Two residential projects seek their spot on Hawthorn's Burwood Road

Two residential projects seek their spot on Hawthorn's Burwood Road
Two residential projects seek their spot on Hawthorn's Burwood Road

On of Hawthorn's more peculiar buildings may well be replaced by a new tower with 393-397 Burwood Road subject to a planning application.

Expected to make way for a new apartment building is the incumbent low-rise and architecturally unique commercial building onsite. Although not carrying heritage significance - that is reserved for properties elsewhere along Burwood Road - the current structure does provide a design point of difference along the strip.

Nonetheless, the current application would amongst other things, seek to enliven Burwood Road, Serpells Lane and the public plaza located at 372 Burwood Road with active frontages.

Incidentally, the addition of 393-397 Burwood Road to the Urban Melbourne Project Database now sees the number of apartments monitored by Urban Melbourne and under development within Hawthorn teetering on the 1,100 mark.

Two residential projects seek their spot on Hawthorn's Burwood Road
Burwood Road's latest aspirant. Planning image: Ascui & Co

Spanning 11 levels, 393-397 Burwood Road 47 apartments are categorised as 24 x 1 Bed + 1 Bath, 3 x 2 Bed + 1 Bath, 20 x 2 Bed + 2 Bath. ranging between 45sqm and 76sqm, the apartments are above 3 sub ground stacker levels and a ground floor which includes 4 retail tenancies over 265sqm.

393-397 Burwood Road finds itself next to one of Hawthorn's pioneering high density builds. The Barrett was built over 2004/2005 and rises to thirteen storeys and includes 107 residential apartments plus 41 student dwellings which front Burwood Road.

A design collaboration between Bird de la Coeur and the then Hayball Leonard Stent, The Barrett's podium height will be replicated across the podium of 393-397 Burwood Road. Above that, project architect Ascui & Co describes the facade as an "interwoven and faceted bronze curtain wall cladding form intended to provide contrast and relief from existing built forms consisting largely of brick and concrete frame buildings."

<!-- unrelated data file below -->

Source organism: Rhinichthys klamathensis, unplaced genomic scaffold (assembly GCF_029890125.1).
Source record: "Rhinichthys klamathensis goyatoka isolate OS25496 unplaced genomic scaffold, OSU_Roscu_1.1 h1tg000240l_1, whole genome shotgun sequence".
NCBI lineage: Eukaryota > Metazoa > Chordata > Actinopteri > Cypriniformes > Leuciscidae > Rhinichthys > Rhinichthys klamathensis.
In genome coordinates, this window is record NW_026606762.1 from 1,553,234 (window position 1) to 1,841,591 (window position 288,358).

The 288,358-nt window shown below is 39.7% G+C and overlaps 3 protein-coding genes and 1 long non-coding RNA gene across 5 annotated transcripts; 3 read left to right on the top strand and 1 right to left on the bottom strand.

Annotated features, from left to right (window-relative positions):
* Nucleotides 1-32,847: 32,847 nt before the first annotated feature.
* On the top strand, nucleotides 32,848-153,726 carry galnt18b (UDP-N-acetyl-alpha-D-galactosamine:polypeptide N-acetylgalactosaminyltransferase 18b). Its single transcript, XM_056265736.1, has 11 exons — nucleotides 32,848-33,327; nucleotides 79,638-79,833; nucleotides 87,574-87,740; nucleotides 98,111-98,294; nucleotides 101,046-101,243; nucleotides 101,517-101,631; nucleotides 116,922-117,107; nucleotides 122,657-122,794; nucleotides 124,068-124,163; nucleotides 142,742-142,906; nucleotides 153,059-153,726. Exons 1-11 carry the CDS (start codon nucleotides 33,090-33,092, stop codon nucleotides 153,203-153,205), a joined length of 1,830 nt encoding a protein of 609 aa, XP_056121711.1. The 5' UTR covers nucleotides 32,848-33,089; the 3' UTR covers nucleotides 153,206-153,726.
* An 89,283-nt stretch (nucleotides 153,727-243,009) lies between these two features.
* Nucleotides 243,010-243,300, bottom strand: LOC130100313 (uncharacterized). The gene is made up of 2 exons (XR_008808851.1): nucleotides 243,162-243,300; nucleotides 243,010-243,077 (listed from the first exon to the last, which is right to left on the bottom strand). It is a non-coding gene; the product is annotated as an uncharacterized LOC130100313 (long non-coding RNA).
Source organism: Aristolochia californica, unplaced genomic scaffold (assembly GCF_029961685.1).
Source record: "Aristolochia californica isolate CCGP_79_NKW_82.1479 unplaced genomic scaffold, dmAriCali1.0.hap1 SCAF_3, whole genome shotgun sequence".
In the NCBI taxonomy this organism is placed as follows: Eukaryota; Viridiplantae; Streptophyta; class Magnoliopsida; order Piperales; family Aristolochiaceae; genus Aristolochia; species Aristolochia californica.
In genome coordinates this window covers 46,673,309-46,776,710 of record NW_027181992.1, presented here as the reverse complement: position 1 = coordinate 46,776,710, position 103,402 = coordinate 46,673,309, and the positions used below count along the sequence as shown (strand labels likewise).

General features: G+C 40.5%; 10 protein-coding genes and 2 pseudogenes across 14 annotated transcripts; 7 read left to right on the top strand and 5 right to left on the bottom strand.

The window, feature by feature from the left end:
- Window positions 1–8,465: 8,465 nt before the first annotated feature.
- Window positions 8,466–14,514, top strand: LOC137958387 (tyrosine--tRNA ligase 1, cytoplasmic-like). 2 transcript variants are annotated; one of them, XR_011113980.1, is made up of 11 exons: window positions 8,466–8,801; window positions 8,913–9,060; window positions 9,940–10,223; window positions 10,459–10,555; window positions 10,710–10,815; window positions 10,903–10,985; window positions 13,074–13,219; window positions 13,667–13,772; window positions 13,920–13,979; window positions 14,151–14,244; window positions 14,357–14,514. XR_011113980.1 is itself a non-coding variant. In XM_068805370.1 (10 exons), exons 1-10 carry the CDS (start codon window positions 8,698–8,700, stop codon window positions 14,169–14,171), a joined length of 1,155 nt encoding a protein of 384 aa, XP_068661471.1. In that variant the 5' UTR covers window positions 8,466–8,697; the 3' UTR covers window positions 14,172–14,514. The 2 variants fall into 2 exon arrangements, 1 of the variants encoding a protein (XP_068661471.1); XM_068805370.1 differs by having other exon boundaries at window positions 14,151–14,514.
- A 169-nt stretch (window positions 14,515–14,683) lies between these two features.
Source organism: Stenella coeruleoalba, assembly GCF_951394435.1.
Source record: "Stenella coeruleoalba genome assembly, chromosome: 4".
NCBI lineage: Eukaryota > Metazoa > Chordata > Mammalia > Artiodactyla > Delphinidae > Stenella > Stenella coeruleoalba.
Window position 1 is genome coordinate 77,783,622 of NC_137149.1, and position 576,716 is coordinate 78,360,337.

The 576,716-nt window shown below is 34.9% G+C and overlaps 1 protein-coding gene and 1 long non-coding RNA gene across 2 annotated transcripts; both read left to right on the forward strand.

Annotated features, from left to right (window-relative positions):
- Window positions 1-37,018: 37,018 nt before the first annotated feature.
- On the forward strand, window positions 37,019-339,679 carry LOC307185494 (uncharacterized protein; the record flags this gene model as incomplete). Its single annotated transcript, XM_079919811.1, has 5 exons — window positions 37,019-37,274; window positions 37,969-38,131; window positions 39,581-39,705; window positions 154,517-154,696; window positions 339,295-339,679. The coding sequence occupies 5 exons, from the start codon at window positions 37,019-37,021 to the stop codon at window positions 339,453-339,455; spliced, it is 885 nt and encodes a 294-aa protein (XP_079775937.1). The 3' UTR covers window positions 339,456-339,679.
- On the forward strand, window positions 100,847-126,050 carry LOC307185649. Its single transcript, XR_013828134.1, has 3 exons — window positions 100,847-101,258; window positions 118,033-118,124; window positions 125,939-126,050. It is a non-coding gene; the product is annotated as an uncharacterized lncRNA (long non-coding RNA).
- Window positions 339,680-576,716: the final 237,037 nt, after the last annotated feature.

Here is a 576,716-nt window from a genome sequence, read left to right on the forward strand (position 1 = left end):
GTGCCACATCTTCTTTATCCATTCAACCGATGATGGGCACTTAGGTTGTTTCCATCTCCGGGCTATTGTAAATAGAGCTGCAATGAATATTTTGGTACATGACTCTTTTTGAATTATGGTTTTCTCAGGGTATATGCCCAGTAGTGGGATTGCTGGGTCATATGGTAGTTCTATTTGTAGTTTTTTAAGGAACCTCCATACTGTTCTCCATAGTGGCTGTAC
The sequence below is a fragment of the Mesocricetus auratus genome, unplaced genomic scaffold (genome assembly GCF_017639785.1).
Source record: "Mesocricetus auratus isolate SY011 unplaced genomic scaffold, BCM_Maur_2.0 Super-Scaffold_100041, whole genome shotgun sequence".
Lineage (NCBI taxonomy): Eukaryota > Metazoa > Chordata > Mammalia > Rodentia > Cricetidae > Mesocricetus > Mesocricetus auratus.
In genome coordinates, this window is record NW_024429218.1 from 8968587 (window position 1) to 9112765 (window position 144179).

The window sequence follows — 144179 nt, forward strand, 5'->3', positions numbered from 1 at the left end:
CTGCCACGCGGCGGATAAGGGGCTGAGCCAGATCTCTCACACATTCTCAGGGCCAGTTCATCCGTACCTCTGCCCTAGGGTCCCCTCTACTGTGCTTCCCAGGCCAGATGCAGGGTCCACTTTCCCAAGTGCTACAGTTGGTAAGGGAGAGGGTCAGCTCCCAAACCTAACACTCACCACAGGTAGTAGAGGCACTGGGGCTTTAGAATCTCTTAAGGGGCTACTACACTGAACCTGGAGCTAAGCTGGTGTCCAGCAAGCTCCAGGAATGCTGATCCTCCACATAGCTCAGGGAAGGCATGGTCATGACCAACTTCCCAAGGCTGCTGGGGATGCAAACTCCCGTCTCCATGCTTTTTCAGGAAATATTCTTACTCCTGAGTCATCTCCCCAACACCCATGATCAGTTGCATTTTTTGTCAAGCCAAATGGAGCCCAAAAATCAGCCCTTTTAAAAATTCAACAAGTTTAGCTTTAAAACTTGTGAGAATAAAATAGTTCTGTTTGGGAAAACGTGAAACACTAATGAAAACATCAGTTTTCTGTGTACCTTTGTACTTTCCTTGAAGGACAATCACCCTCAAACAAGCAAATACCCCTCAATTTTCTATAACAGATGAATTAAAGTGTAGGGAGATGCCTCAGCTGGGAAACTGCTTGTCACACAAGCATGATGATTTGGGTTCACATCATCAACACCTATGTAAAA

Two residential projects seek their spot on Hawthorn's Burwood Road
The site with Barrett under construction during 2004

For Ascui & Co 393-397 Burwood Road continues the architecture practice's affinity with Hawthorn, registering their fifth current project within the Urban Melbourne Project Database for the suburb. These five follow on from a handful of already completed apartment developments in Hawthorn conceived by the practice.

Not too far away developer PC Prestige Pty Ltd has sought approval for the construction of an 8 storey apartment building holding 45 apartments across a 1,178 square metre site spanning 620-624 Burwood Road.

624 Burwood Road which dates back to 1917 is to be razed under submitted plans. According to planning documents, 624 Burwood Road has undergone significant alterations and although a Heritage Overlay applies to land to the north and west of the site, the overlay does not include the site itself.

Two residential projects seek their spot on Hawthorn's Burwood Road
What is and what could be. Images: Google Earth & Interlandi Mantesso Architects

In an area that includes a mix of built form, Interlandi Mantesso Architects have conceived the 8 storey project which includes tessellated facebrick, perforated patterned concrete, textured White/ Grey renders and Charcoal highlights over its facade.

Internally 7 single bedroom apartments are around the 51sqm mark, 33 dual bedroom apartments band between 68sqm and 89sqm, with 5 triple bedroom apartments holding internals between 100sqm and 137sqm. A ground level 599sqm retail space has been earmarked as a car sales showroom.

620-624 Burwood Road has pushed the number of dwellings in development that are being tracked by Urban Melbourne to beyond the 1,200 mark.

Mark Baljak

Mark Baljak

Tags: 
Ascui & Co Hawthorn Apartments Interlandi Mantesso Architects

Comments (7)

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George D
And is finished off with a painted brick wall. It's not even fake-Tudor on every side!
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3000
For once, I don't mind this one going. There are far better examples of Tudor around than this run-down heap. It's got a sort of pomo cheap feel about it, the way it references Tudor on the top half but has a clumsily built modern style retail podium on the bottom.
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Adam Ford's picture
Rohan's thesis that this is actually a distinct form worth preserving could easily be argued. But I have to say, if there's ever been a stupider or more irrational architectural fad than Tudor Revival, then I don't know what it is. There was SOMEthing going on briefly, nostalgia around Lizzies coronation maybe? that inspired this. But building in this way, in these materials (and how gloomy must the interiors be?) in the modern day and age is kind of building in defiance of the purpose of building. So it just always strikes me as pastiche. You could photoshop in a sign saying "Ye Olde Bawdy Wenches Theatre Restaurant" and nobody would turn their head.
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nwharr
It is the responsibility of the City of Boroondara to list heritage buildings. Their 2011 heritage review did not consider 393 to be of heritage significance and the heritage gap study completed this year also did not include this building.
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Mark Baljak's picture
The reason it is being considered is outlined in Rohan's comments above. Out of interest who conducted the heritage review? Is that Boroondara's responsibility?
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